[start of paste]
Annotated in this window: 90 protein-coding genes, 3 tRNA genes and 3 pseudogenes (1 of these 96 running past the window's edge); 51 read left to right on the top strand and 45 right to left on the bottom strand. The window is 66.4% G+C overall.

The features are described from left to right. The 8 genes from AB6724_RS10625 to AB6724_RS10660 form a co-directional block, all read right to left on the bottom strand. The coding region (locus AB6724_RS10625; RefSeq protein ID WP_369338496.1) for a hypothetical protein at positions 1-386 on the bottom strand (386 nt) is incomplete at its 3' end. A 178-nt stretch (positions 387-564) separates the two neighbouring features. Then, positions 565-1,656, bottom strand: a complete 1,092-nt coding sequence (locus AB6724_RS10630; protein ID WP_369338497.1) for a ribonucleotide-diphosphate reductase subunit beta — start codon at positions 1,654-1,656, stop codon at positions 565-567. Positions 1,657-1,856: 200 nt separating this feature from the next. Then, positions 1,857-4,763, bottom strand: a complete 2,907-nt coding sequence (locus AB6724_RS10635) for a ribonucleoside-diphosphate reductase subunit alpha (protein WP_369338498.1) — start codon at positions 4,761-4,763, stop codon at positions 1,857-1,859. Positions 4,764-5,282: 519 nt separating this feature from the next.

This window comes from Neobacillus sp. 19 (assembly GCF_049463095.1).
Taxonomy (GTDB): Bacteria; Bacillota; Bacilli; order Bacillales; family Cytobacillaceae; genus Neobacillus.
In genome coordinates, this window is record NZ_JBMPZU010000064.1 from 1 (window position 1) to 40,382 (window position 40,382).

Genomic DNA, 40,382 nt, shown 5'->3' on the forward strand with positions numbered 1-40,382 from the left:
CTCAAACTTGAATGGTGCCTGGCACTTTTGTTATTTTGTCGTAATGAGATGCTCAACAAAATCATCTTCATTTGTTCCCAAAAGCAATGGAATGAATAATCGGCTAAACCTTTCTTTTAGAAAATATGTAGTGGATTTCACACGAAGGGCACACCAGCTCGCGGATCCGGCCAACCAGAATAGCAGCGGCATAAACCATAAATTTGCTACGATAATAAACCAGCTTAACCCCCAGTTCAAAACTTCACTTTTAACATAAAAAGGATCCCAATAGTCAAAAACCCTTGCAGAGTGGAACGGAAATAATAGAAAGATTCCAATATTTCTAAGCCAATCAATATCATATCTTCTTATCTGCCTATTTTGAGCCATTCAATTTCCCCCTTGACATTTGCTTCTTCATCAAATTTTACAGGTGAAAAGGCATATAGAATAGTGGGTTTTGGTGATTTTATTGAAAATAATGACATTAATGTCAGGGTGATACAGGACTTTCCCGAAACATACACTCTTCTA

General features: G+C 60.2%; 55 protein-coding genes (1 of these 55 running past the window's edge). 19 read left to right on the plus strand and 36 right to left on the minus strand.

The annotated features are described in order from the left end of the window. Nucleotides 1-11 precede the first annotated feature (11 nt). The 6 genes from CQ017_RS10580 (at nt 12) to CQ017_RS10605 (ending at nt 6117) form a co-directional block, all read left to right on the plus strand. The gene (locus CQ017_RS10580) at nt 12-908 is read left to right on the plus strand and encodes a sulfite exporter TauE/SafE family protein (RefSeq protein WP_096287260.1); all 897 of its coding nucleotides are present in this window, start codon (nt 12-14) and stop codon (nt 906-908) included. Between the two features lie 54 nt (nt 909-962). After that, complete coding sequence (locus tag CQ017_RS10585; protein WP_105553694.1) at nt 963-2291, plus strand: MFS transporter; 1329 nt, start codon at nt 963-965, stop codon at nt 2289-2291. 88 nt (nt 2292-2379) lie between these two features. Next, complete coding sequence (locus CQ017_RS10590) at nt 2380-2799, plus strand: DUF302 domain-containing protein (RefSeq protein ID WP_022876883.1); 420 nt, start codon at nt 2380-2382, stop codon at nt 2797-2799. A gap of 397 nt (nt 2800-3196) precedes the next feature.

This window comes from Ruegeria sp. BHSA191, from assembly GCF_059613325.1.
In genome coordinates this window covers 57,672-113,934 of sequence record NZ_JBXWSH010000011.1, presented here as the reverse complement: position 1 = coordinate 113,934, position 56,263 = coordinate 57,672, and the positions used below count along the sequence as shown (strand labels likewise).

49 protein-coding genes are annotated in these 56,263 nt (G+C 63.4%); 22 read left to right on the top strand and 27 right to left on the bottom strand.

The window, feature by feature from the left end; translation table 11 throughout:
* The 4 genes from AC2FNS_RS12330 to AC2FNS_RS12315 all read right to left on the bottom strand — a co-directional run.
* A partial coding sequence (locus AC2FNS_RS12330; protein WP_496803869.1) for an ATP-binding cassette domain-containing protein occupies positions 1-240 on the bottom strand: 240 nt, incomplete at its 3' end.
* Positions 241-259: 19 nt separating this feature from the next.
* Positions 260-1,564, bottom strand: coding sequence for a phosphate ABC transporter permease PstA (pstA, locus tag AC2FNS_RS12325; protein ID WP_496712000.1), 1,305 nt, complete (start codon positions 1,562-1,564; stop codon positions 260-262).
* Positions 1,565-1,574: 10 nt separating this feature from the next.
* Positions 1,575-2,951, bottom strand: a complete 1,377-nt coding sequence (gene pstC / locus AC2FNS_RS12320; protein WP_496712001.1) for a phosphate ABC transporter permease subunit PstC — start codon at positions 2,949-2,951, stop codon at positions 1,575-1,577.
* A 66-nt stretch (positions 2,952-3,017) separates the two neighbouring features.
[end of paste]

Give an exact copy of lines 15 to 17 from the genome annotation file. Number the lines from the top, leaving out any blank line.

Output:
* A partial coding sequence (locus AC2FNS_RS12330; protein WP_496803869.1) for an ATP-binding cassette domain-containing protein occupies positions 1-240 on the bottom strand: 240 nt, incomplete at its 3' end.
* Positions 241-259: 19 nt separating this feature from the next.
* Positions 260-1,564, bottom strand: coding sequence for a phosphate ABC transporter permease PstA (pstA, locus tag AC2FNS_RS12325; protein ID WP_496712000.1), 1,305 nt, complete (start codon positions 1,562-1,564; stop codon positions 260-262).